Notes From the Field

Carbapenemase-Producing Carbapenem-Resistant Enterobacteriaceae From Less Common Enterobacteriaceae Genera — United States, 2014–2017

Maroya S. Walters, PhD; Medora Witwer, MPH; Yeon-Kyeng Lee, PhD; Valerie Albrecht, MPH; David Lonsway, MMSc; J. Kamile Rasheed, PhD; Melissa Anacker, PhD; Paula Snippes-Vagnone; Ruth Lynfield, MD; Alexander J. Kallen, MD


Morbidity and Mortality Weekly Report. 2018;67(23):668-669. 

Infections with carbapenemase-producing carbapenem-resistant Enterobacteriaceae (CP-CRE) are associated with high mortality rates.[1] Carbapenemases encoded on plasmids can move between bacterial strains and have the potential to rapidly increase the proportion of Enterobacteriaceae resistant to carbapenems; as such, CP-CRE have been a particular focus of public health response. Although the Enterobacteriaceae family includes approximately 50 recognized genera, surveillance for CP-CRE has focused on the organisms most associated with clinical infections: Klebsiella spp., Enterobacter spp., and Escherichia coli.[2,3] CRE from other, less commonly encountered genera (hereafter referred to as less common genera) have generally not been targeted for carbapenemase testing, in part, because some of these organisms possess intrinsic resistance to the carbapenem imipenem and others express species-specific chromosomal carbapenemases. However, these organisms can also harbor plasmid-mediated carbapenemases. This report describes CP-CRE from less common genera identified through reference testing at CDC and surveillance at the Minnesota Department of Health (MDH) Public Health Laboratory.

CDC's Clinical and Environmental Microbiology Branch performs molecular testing on submitted CRE to detect Klebsiella pneumoniae carbapenemase (KPC), New Delhi metallo-β-lactamase (NDM), Verona integron-mediated metallo-β-lactamase (VIM), active-on-imipenem (IMP), and OXA-48-type carbapenemases. During January 1, 2014–May 25, 2017, CDC identified 1,039 CP-CRE, including 63 (6.1%) from the less common genera. Isolates from the less common genera were submitted by 23 states; Iowa (10; 16%) and Pennsylvania (seven; 11%) contributed the most. KPC-producing Citrobacter spp. (27; 42.9%) was the most common organism-mechanism combination identified (Table).

CRE producing a carbapenemase other than KPC are historically uncommon in the United States and often associated with health care exposures outside the United States. Epidemiologic data were available for 20 of 28 patients with non–KPC–CP-CRE from less common genera passively reported to CDC during this period. The median patient age was 62.5 years (range = 2 months to 79 years). Travel history in the year preceding the positive culture was reported for 18 patients; 10 did not travel outside the United States, including five from a single cluster. Six patients were hospitalized outside the United States: three in India, and one each in the Philippines, Romania, and Spain.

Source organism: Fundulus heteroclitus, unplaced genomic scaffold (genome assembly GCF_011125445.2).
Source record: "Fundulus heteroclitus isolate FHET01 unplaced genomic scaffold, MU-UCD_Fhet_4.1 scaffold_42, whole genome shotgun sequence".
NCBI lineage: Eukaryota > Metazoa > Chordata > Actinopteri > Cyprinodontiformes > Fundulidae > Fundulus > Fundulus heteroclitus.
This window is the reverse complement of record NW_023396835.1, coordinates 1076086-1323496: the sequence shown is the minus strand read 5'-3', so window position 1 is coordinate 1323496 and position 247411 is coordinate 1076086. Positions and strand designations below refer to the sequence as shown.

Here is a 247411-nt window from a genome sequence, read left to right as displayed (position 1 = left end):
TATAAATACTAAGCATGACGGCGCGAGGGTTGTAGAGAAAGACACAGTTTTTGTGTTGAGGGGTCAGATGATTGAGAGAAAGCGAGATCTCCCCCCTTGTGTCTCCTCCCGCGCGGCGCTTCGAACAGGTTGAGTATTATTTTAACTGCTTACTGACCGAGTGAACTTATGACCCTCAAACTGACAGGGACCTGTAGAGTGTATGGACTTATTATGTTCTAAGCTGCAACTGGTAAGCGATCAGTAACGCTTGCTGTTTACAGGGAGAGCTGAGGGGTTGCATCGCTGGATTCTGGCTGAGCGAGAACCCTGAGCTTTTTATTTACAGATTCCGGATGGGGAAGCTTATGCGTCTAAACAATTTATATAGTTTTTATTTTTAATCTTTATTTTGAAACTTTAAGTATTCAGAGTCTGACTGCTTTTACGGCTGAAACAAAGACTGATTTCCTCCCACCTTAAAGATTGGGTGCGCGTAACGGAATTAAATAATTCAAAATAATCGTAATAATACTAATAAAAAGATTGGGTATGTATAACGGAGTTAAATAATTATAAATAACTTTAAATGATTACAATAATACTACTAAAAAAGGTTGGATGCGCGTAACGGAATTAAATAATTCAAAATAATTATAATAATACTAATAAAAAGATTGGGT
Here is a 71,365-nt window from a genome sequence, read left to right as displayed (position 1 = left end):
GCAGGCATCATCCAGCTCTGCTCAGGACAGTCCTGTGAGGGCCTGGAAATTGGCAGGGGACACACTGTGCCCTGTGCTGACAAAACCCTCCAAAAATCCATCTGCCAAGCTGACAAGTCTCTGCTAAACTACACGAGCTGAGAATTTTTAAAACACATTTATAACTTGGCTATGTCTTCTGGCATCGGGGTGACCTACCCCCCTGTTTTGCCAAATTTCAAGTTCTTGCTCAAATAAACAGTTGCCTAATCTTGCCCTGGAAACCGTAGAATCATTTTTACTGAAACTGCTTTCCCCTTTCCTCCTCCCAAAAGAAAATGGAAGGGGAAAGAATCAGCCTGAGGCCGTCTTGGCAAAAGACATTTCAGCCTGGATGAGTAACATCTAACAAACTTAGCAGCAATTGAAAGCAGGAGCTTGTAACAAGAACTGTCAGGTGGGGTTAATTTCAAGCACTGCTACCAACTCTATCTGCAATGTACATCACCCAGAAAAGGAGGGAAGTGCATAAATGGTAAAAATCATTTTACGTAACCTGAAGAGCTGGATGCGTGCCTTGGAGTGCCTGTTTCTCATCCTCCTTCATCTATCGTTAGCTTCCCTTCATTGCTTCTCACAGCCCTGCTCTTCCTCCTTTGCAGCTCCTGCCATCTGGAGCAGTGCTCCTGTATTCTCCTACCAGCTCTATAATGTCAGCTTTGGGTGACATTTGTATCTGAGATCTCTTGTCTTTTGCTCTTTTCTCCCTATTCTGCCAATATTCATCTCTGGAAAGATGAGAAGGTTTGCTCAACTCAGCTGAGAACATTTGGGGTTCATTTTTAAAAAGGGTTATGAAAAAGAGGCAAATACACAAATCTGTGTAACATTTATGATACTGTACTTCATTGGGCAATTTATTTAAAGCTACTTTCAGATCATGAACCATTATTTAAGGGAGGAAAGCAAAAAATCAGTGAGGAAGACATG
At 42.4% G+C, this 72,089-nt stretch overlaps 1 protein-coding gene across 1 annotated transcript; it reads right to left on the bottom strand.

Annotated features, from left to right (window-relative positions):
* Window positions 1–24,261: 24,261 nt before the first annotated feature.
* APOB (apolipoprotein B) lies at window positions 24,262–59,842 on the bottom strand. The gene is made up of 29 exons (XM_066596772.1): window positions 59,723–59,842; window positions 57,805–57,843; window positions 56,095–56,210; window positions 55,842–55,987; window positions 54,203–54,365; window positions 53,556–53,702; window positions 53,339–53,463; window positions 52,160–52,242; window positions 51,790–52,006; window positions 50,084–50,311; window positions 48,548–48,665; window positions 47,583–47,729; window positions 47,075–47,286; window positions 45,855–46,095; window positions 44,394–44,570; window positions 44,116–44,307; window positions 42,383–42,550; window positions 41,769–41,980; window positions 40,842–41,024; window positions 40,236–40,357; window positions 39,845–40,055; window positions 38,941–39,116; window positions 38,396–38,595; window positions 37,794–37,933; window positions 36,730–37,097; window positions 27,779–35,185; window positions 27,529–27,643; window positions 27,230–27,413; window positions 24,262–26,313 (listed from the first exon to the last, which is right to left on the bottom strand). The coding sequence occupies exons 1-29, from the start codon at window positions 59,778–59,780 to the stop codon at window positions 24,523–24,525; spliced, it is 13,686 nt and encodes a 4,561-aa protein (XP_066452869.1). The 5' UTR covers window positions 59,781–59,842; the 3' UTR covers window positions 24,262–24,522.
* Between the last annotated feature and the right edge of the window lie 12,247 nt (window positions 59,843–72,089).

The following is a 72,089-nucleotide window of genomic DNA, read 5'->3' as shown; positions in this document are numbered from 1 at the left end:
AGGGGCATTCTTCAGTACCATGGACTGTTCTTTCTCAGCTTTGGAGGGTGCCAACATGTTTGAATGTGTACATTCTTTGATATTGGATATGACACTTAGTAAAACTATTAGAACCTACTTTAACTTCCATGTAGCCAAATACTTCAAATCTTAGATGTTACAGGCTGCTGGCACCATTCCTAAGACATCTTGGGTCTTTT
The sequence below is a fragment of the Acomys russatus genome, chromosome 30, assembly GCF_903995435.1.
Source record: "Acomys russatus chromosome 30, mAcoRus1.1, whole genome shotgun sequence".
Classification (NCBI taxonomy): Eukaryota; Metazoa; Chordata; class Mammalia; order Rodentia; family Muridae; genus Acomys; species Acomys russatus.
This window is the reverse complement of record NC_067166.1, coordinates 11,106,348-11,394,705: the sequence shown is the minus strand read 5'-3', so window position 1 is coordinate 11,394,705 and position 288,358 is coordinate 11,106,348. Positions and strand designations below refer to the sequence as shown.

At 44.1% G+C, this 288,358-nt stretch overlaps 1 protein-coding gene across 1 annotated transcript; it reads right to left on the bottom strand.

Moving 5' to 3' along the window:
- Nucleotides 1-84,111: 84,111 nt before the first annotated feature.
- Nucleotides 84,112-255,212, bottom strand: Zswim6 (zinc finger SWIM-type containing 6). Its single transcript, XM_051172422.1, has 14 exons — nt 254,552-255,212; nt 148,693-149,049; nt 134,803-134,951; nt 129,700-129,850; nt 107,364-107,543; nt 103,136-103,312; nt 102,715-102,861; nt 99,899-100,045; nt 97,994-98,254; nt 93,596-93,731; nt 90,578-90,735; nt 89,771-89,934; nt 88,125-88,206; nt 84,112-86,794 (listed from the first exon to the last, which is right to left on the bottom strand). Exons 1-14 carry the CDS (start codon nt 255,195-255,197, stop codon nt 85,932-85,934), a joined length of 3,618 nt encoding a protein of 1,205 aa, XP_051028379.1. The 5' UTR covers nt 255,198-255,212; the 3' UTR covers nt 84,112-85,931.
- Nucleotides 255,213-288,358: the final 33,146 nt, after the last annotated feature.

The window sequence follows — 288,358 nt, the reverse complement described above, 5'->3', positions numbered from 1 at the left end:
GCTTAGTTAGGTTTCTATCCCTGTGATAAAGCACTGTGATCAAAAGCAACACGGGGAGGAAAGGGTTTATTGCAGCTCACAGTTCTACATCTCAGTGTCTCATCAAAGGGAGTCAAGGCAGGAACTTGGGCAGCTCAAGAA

The Minnesota Department of Health initiated surveillance for all CRE species in Hennepin and Ramsey counties in 2012 and expanded surveillance statewide on January 1, 2016. Isolates submitted to the MDH Public Health Laboratory are tested for carbapenemases. During January 1, 2014–September 30, 2017, 149 (12%) of 1,241 CRE submitted were carbapenemase-producing; the percentage did not differ between isolates from the more common (Klebsiella spp., Enterobacter spp., and E. coli) and the less common genera. Among the 149 CP-CRE isolates, all were from unique patients, and 20 (13.4%) were from less common genera. The most common organism and mechanism combinations among the less common genera were IMP-producing Providencia rettgeri (seven; 35%) and KPC-producing Citrobacter freundii (six; 30%) (Table).

Epidemiologic data were available for the 20 Minnesota patients with CP-CRE from the less common genera; no clusters were identified. The median patient age was 56.5 years (range = 14–75 years), and 15 (75%) patients were hospitalized at the time of culture collection. Two patients were hospitalized internationally (one each in Kenya and Kuwait) in the year before their positive culture.

Less common Enterobacteriaceae genera appear to be a small but potentially important subset of CP-CRE; however, estimates of the true proportion of CP-CRE from these less common genera are limited by the lack of systematic testing. Of note, many of the carbapenemases in the less common CRE genera were not KPC. These were frequently identified in patients who did not report travel outside the United States in the year preceding their positive culture, indicating domestic acquisition. Clinicians should be aware that CRE from the less common genera can harbor carbapenemases and consider requesting carbapenemase testing from state public health laboratories to guide infection control practices and prevent further spread of these resistance mechanisms. CRE surveillance that includes a broader range of Enterobacteriaceae genera is being piloted in 10 states and will be critical for better understanding the potential impact of these less common genera on the spread of carbapenemases.